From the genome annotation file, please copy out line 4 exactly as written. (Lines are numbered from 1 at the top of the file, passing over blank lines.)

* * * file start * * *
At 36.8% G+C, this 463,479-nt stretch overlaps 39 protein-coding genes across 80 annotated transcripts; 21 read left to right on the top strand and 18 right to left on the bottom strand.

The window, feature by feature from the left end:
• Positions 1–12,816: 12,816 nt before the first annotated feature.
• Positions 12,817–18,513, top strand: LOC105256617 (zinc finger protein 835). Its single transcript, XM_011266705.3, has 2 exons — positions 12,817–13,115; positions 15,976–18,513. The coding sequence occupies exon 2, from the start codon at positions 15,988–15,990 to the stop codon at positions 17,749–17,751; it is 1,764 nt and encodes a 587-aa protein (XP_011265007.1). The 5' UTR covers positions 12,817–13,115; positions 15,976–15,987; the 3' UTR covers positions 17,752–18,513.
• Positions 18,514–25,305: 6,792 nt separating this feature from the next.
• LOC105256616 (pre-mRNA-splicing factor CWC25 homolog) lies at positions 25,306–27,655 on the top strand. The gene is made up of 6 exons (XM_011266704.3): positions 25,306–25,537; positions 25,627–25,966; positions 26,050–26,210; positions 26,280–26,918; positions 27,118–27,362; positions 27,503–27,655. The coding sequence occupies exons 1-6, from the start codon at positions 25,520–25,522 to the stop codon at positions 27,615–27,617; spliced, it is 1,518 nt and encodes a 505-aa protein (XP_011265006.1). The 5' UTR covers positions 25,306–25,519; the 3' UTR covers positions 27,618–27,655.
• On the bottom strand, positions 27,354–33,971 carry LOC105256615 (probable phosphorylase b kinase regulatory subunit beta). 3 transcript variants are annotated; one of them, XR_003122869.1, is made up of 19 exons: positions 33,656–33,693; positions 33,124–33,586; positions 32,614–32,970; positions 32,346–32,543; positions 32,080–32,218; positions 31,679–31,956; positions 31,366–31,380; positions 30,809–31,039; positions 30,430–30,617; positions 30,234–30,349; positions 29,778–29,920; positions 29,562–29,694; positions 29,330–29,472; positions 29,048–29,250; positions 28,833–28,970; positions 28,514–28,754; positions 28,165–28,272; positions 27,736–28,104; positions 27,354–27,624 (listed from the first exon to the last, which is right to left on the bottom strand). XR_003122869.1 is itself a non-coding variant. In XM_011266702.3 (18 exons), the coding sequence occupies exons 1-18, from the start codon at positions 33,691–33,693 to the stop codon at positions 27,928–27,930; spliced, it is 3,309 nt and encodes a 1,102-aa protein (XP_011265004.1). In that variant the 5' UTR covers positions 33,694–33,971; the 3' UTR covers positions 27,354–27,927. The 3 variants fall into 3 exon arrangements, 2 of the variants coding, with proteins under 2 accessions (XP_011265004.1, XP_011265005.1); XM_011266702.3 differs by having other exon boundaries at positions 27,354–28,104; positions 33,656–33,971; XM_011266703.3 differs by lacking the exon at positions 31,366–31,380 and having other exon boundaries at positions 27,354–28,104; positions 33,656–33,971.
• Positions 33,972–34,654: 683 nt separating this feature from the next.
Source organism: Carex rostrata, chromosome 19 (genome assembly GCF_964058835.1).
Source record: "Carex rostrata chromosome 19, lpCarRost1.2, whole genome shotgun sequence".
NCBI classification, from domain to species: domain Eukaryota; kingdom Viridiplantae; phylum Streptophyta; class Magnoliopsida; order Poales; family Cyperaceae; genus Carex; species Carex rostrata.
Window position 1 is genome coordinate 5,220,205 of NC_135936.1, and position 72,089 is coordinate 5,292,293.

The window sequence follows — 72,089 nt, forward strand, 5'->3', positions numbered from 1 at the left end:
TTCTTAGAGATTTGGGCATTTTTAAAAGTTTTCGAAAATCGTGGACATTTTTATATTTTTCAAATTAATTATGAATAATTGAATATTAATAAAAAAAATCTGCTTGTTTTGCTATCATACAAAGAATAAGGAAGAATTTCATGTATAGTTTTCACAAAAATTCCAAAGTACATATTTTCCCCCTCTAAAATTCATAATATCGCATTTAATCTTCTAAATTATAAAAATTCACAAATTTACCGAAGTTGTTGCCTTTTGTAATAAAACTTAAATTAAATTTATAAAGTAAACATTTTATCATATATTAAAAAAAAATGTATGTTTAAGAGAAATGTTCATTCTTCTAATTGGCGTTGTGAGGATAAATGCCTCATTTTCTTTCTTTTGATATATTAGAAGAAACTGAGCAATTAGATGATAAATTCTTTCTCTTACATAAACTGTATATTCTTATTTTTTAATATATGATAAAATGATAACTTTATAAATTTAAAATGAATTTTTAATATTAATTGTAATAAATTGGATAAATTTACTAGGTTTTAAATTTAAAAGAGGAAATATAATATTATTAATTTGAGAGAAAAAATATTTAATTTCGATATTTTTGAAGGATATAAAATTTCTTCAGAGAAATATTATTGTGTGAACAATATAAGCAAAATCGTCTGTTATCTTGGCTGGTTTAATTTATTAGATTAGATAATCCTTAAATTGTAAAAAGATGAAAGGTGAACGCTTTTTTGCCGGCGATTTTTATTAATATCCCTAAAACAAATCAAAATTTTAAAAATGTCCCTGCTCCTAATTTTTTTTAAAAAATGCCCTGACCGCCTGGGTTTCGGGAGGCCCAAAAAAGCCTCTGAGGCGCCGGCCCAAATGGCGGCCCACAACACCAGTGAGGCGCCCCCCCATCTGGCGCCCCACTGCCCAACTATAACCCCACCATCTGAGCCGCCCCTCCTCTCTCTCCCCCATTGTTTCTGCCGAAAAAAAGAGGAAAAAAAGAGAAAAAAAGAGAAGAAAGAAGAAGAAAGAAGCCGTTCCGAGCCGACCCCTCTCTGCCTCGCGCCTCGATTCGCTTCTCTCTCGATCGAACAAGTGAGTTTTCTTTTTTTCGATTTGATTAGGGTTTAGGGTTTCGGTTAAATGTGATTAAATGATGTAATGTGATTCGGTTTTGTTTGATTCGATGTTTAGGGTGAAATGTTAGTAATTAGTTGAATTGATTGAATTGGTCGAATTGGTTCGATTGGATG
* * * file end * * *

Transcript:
• Positions 12,817–18,513, top strand: LOC105256617 (zinc finger protein 835). Its single transcript, XM_011266705.3, has 2 exons — positions 12,817–13,115; positions 15,976–18,513. The coding sequence occupies exon 2, from the start codon at positions 15,988–15,990 to the stop codon at positions 17,749–17,751; it is 1,764 nt and encodes a 587-aa protein (XP_011265007.1). The 5' UTR covers positions 12,817–13,115; positions 15,976–15,987; the 3' UTR covers positions 17,752–18,513.